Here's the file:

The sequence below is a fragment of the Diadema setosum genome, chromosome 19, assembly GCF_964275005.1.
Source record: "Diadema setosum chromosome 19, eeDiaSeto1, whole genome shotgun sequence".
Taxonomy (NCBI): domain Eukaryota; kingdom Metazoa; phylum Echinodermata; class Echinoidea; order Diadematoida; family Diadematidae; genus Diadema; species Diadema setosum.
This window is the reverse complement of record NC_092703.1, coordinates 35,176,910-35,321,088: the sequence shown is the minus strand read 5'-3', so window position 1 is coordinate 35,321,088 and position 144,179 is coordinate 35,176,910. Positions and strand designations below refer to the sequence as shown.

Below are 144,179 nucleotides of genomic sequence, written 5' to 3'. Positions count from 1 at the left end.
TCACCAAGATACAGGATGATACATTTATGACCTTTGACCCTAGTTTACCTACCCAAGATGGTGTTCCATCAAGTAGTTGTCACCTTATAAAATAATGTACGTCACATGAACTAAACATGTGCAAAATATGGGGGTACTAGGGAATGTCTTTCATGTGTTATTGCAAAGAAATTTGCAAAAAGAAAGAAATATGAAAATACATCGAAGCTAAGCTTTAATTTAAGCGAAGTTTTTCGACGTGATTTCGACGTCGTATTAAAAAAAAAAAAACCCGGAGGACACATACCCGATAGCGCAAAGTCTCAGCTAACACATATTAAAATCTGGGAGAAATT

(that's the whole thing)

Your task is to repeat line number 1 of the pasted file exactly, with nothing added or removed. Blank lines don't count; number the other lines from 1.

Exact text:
The sequence below is a fragment of the Diadema setosum genome, chromosome 19, assembly GCF_964275005.1.